Did you know that in August USPS will issue the first in a new series of stamps commemorating the War of 1812? The first stamp in the series features the oldest known painting of the most famous ship of the war, USS Constitution.
The painting, by Michele Felice Cornè, circa 1803, is considered to be the most accurate contemporary depiction of the ship, which acquired the nickname “Old Ironsides” during a victorious battle at the beginning of the war. In 2009, the majestic frigate, now docked at the Charlestown Navy Yard in Charlestown, Massachusetts, was officially designated as “America’s Ship of State.”
Although known as the War of 1812, the conflict with Great Britain—which began on this day—actually lasted two-and-a-half years! Many Americans at the time viewed the conflict as the nation’s “Second War of Independence.” Today, however, the War of 1812 is sometimes called “the forgotten conflict.”
Yet much about the war is notable, including the stunning successes of Old Ironsides, the Battle of Lake Erie in 1813, the burning of the White House in August 1814, the defense of Fort McHenry the following month (which inspired Francis Scott Key’s “The Star-Spangled Banner”), and Andrew Jackson’s lopsided victory over the British at New Orleans in January 1815. Although the young republic barely escaped defeat, disunion, and bankruptcy, it survived the conflict and in the crucible of war forged a national identity.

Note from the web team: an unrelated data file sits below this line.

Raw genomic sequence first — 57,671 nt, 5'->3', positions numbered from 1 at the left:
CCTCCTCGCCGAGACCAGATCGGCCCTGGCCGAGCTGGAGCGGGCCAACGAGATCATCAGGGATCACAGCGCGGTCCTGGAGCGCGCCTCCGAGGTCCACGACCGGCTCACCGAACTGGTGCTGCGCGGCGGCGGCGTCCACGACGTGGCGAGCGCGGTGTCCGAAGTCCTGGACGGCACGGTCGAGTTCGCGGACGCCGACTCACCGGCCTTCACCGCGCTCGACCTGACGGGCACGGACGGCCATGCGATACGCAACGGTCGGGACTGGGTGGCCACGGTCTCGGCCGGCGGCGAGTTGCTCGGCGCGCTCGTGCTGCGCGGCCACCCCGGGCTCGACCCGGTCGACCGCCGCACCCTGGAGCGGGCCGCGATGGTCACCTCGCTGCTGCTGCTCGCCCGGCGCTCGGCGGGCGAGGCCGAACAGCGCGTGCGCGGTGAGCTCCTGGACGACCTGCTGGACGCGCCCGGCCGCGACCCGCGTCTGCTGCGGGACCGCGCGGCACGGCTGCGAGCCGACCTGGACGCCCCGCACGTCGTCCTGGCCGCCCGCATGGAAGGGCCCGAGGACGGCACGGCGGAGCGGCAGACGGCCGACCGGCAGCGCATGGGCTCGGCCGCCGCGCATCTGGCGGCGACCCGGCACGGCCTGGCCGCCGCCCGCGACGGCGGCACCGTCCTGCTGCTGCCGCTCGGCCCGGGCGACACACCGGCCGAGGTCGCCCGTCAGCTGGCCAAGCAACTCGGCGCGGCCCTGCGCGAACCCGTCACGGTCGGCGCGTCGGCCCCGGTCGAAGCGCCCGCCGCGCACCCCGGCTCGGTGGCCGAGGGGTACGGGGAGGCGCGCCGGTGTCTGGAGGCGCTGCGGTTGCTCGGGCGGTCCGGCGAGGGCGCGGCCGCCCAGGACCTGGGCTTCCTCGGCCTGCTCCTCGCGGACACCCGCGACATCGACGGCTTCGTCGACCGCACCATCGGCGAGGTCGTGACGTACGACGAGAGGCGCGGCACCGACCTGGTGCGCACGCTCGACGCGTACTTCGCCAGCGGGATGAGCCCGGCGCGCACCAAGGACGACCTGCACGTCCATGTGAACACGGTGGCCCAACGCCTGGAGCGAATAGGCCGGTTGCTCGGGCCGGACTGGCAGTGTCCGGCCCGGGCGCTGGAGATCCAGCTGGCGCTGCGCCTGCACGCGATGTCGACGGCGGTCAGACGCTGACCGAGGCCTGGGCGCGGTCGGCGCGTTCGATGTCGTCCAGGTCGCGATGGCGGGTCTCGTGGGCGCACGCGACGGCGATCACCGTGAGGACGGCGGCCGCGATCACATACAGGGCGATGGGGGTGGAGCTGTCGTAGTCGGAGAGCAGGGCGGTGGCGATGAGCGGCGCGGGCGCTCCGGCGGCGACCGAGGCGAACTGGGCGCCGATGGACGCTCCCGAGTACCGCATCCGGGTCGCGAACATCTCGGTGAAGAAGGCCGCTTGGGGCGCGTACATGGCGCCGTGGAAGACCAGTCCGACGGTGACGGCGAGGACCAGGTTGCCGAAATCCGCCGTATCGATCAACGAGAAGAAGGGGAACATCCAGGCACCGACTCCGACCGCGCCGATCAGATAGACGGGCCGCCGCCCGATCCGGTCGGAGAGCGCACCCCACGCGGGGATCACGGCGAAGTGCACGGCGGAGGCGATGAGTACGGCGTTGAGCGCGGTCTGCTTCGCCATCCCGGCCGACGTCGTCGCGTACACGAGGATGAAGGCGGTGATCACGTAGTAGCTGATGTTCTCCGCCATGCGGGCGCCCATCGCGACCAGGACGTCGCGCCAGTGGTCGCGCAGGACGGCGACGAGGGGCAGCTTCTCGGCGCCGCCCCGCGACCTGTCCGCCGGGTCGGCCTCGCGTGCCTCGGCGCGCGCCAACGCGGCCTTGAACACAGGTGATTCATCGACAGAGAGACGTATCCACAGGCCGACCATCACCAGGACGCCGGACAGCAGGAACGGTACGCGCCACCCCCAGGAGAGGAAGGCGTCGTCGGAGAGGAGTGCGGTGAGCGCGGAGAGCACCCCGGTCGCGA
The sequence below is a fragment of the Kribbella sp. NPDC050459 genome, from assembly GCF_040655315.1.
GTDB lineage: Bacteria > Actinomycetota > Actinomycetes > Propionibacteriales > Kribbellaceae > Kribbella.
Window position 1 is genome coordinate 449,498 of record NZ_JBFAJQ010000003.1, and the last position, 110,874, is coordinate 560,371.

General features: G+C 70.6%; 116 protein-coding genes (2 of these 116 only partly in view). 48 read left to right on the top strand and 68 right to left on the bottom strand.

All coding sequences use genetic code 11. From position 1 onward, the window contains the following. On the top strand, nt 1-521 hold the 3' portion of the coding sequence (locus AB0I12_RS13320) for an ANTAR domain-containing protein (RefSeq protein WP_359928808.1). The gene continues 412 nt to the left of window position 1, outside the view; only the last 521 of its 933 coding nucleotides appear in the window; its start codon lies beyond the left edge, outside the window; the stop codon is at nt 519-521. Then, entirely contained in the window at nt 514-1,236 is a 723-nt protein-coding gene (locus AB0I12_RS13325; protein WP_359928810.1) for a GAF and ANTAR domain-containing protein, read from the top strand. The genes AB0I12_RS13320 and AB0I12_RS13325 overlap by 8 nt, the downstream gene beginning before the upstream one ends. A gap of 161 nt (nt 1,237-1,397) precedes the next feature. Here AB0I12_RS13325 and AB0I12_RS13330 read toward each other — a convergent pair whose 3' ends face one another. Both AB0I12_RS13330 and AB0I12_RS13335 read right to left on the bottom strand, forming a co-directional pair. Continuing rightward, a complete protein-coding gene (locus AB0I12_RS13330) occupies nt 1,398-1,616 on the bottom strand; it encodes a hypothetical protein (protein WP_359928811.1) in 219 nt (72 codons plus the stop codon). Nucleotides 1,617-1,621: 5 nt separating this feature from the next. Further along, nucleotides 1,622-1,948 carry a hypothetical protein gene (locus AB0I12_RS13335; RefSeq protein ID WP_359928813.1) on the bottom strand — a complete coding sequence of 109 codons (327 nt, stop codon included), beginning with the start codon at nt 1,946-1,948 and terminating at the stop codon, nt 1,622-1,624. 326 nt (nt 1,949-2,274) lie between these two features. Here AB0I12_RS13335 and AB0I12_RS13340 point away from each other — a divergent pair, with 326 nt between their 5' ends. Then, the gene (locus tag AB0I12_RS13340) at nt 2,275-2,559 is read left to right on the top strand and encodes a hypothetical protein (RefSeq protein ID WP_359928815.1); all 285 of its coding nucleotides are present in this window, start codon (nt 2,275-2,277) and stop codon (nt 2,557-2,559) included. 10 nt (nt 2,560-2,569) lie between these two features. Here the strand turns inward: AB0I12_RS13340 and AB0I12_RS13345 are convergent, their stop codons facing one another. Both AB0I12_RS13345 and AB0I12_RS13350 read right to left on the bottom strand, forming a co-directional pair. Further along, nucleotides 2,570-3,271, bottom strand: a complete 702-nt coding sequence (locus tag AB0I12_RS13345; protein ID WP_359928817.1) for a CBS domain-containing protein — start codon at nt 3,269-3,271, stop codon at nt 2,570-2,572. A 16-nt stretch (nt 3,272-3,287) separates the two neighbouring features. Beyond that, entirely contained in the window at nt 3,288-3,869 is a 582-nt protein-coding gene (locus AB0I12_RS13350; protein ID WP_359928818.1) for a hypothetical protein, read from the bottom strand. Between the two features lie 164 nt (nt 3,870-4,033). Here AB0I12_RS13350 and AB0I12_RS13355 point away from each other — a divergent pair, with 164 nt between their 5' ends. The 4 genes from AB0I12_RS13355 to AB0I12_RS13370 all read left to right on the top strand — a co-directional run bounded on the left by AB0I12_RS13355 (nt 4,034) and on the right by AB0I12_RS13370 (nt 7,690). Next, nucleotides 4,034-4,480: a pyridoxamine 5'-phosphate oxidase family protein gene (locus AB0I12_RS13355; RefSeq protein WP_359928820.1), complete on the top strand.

The first stamp in the War of 1812 series will be issued August 18 at the Charlestown Navy Yard in Boston, Massachusetts. The original painting used for the stamp will be on display at the event. Visit the USS Constitution Museum for more information about the ceremony, which is free and open to the public. To read more about the stamp, visit Beyond the Perf.